Sea-level rise is a direct consequence of climate change. Primarily due to ocean thermal expansion and transfer from land ice (glaciers, ice sheets) to the ocean, sea-level rise is therefore an integrated indicator of climate change. Coastal zones and communities are expected to be increasingly threatened by sea level changes, with various adverse and widespread impacts. The European Union’s Earth Observation Programmed, Copernicus, monitors our planet and its environment, for the ultimate benefit of society. This includes the monitoring of sea level changes and the provision of ancillary fields needed to assess sea-level rise coastal risks, to guide adaptation and to support related policies and directives. Copernicus is organized with a space component, including dedicated Earth Observation satellites (Sentinel missions), and services, which transform the wealth of satellite, in situ and integrated numerical model information into added-value datasets and information usable by scientists, managers and decision-makers, and the wider public. Here, an overview of the Copernicus products and services to inform on sea level rise adaptation is provided. Perspectives from Copernicus services on future evolutions to better inform on coastal sea level rise, associated risks, and support adaptation are also discussed.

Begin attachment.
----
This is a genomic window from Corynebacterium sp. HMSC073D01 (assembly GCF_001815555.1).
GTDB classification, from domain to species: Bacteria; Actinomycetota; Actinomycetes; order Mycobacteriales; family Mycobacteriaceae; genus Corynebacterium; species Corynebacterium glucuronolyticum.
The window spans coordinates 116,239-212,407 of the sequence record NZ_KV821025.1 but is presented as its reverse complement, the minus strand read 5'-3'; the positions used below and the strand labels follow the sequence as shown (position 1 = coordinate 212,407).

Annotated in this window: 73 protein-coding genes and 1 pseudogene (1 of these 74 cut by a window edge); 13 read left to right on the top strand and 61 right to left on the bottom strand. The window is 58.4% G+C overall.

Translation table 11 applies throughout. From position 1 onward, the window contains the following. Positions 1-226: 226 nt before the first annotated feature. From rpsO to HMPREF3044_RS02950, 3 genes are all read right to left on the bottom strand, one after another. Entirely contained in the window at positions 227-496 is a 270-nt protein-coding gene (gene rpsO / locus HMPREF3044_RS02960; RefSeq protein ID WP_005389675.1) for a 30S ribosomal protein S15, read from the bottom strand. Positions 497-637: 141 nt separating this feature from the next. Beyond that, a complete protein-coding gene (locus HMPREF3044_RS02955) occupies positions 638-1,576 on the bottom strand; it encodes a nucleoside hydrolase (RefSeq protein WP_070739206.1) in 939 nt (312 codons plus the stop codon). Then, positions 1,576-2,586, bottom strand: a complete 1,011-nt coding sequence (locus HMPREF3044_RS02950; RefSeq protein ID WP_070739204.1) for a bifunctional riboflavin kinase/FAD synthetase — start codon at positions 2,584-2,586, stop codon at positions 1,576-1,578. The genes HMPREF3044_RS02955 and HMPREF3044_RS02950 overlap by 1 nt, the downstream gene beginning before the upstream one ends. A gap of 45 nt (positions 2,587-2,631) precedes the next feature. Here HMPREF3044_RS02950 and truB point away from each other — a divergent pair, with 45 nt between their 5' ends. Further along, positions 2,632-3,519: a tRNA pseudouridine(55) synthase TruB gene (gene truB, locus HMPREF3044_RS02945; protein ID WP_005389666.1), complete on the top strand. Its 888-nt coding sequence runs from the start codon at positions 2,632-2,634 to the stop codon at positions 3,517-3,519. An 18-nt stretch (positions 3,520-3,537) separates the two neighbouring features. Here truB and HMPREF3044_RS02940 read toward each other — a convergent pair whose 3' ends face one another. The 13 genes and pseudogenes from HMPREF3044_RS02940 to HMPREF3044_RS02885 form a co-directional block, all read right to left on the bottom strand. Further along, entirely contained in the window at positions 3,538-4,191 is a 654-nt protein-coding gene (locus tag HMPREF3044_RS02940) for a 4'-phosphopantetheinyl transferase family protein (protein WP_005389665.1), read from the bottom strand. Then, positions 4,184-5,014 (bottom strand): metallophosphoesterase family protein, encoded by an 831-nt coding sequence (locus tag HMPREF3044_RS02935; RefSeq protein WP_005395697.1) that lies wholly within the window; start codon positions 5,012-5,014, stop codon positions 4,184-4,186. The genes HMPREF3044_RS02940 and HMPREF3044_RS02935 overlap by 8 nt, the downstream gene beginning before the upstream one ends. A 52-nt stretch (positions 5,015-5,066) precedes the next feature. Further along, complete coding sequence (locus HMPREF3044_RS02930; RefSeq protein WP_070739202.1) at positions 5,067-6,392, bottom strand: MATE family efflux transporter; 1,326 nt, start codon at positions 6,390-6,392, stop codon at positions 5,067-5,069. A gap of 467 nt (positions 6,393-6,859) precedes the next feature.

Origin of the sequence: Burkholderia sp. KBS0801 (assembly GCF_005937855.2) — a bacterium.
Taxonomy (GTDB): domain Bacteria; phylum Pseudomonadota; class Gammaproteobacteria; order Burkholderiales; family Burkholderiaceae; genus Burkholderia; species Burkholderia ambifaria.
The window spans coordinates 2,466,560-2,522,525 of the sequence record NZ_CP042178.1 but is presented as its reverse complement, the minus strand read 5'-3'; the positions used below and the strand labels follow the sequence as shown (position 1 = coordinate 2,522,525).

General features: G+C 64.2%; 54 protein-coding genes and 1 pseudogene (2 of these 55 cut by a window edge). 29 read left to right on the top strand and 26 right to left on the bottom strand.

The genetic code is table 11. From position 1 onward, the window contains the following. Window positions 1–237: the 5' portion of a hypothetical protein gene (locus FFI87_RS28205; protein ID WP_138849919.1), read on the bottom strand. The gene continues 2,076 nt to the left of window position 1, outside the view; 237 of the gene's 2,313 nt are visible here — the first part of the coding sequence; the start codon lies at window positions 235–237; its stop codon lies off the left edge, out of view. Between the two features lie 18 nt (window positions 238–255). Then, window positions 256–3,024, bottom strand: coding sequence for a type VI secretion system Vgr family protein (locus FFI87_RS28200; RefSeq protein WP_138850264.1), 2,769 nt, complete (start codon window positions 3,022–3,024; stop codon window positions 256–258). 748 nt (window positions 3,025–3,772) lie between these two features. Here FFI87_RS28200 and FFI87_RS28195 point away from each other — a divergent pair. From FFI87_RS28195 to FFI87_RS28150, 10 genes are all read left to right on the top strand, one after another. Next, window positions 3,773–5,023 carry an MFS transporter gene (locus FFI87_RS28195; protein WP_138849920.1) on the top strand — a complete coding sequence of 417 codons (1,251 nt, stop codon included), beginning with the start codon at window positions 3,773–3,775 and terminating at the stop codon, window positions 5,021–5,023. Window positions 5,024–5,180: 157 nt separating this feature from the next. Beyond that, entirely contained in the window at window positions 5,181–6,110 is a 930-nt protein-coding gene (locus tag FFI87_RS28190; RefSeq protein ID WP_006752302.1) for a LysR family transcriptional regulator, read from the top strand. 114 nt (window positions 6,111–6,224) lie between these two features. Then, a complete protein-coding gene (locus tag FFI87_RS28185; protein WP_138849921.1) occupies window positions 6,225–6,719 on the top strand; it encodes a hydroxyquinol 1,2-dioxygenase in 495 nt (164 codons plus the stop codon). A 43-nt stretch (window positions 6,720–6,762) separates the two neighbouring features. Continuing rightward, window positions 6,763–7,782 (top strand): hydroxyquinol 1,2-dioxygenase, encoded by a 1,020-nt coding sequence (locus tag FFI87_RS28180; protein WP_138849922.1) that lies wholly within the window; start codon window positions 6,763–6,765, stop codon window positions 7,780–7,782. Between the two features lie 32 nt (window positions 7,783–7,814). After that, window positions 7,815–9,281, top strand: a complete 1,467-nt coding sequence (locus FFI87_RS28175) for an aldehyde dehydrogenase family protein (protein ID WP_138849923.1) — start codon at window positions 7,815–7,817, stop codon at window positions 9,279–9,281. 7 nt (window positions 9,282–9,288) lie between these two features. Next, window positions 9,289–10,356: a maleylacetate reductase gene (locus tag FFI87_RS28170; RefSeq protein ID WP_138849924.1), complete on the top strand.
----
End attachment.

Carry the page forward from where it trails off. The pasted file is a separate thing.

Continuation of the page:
Forest condition, biodiversity, and ecosystem services are strongly interlinked. The biodiversity levels depend to a large extent on the integrity, health, and vitality of forests at the same time as losses of forest biodiversity lead to decreased forest productivity and sustainability. Under this conceptual framework, this study presents a methodology for mapping forest condition at European scale supporting the attainment of the 2020 Aichi Biodiversity Target 5 “the rate of loss of all natural habitats, including forests, is at least halved and where feasible brought close to zero, and degradation and fragmentation is significantly reduced” and the implementation of Sustainable Development Goals (SDG), as well as the EU forest strategy since the sustainable forest management is oriented to support the provision of forest services and to enhance the condition of biodiversity forests’ host. The work presents the developments of an operational indicator at European scale. This spatially explicit information on forest condition can be the baseline map with a 1 km resolution to monitor the state and changes of condition by exposition to pressures and threats. This condition indicator considers structural, functional, and compositional aspects of forest with relevance for health and vitality of species and habitats hosted by forest ecosystems. The methodology implemented used harmonized, published and open datasets. It provided confident results for the assessment of the condition within hemiboreal, temperate and alpine forests, showing the Carpathian, Dinaric Alps and Alps, among others, as hotspots with pre-dominantly good condition. The results were validated with data derived from the reporting for the EU Habitat Directive and explicit dataset on known primary forests in Europe. However, this method underestimated the forest condition in the Mediterranean and Boreal forest types due to data gaps, regional specific characteristics, and design limitations. This study illustrates an operational and transferable approach for addressing the assessment of ecosystem forest condition at European scale being considered as a support tool for European countries when mapping and assessing their national territory, as potential common approach to map forest ecosystems that allows for consistent aggregation and comparisons across scales.